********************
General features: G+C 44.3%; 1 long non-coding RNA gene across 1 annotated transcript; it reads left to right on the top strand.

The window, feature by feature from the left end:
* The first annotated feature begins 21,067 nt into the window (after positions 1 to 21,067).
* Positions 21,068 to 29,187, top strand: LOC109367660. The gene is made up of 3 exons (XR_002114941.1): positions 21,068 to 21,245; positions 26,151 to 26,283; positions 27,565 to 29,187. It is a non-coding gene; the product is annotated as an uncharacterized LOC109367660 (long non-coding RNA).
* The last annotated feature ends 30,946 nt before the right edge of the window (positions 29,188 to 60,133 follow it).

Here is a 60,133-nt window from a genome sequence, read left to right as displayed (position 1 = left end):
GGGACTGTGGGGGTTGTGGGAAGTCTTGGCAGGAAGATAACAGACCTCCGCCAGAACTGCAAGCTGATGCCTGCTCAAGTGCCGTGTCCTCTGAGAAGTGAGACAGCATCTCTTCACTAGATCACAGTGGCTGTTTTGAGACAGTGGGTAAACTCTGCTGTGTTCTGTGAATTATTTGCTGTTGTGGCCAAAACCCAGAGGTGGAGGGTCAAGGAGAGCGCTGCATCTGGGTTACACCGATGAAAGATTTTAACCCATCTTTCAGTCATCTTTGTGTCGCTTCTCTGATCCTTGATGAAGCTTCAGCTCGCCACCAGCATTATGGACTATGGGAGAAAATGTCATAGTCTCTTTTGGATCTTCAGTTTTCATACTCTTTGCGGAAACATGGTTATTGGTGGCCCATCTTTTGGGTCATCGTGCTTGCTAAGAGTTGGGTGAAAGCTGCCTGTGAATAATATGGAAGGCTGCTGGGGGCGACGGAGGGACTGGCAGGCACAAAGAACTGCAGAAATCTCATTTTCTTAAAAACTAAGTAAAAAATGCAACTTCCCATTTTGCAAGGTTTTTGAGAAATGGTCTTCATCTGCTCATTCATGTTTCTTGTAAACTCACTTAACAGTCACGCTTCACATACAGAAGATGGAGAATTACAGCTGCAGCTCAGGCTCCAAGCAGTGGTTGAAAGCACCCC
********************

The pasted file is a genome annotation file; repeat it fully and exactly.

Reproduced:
General features: G+C 44.3%; 1 long non-coding RNA gene across 1 annotated transcript; it reads left to right on the top strand.

The window, feature by feature from the left end:
* The first annotated feature begins 21,067 nt into the window (after positions 1 to 21,067).
* Positions 21,068 to 29,187, top strand: LOC109367660. The gene is made up of 3 exons (XR_002114941.1): positions 21,068 to 21,245; positions 26,151 to 26,283; positions 27,565 to 29,187. It is a non-coding gene; the product is annotated as an uncharacterized LOC109367660 (long non-coding RNA).
* The last annotated feature ends 30,946 nt before the right edge of the window (positions 29,188 to 60,133 follow it).

Here is a 60,133-nt window from a genome sequence, read left to right as displayed (position 1 = left end):
GGGACTGTGGGGGTTGTGGGAAGTCTTGGCAGGAAGATAACAGACCTCCGCCAGAACTGCAAGCTGATGCCTGCTCAAGTGCCGTGTCCTCTGAGAAGTGAGACAGCATCTCTTCACTAGATCACAGTGGCTGTTTTGAGACAGTGGGTAAACTCTGCTGTGTTCTGTGAATTATTTGCTGTTGTGGCCAAAACCCAGAGGTGGAGGGTCAAGGAGAGCGCTGCATCTGGGTTACACCGATGAAAGATTTTAACCCATCTTTCAGTCATCTTTGTGTCGCTTCTCTGATCCTTGATGAAGCTTCAGCTCGCCACCAGCATTATGGACTATGGGAGAAAATGTCATAGTCTCTTTTGGATCTTCAGTTTTCATACTCTTTGCGGAAACATGGTTATTGGTGGCCCATCTTTTGGGTCATCGTGCTTGCTAAGAGTTGGGTGAAAGCTGCCTGTGAATAATATGGAAGGCTGCTGGGGGCGACGGAGGGACTGGCAGGCACAAAGAACTGCAGAAATCTCATTTTCTTAAAAACTAAGTAAAAAATGCAACTTCCCATTTTGCAAGGTTTTTGAGAAATGGTCTTCATCTGCTCATTCATGTTTCTTGTAAACTCACTTAACAGTCACGCTTCACATACAGAAGATGGAGAATTACAGCTGCAGCTCAGGCTCCAAGCAGTGGTTGAAAGCACCCC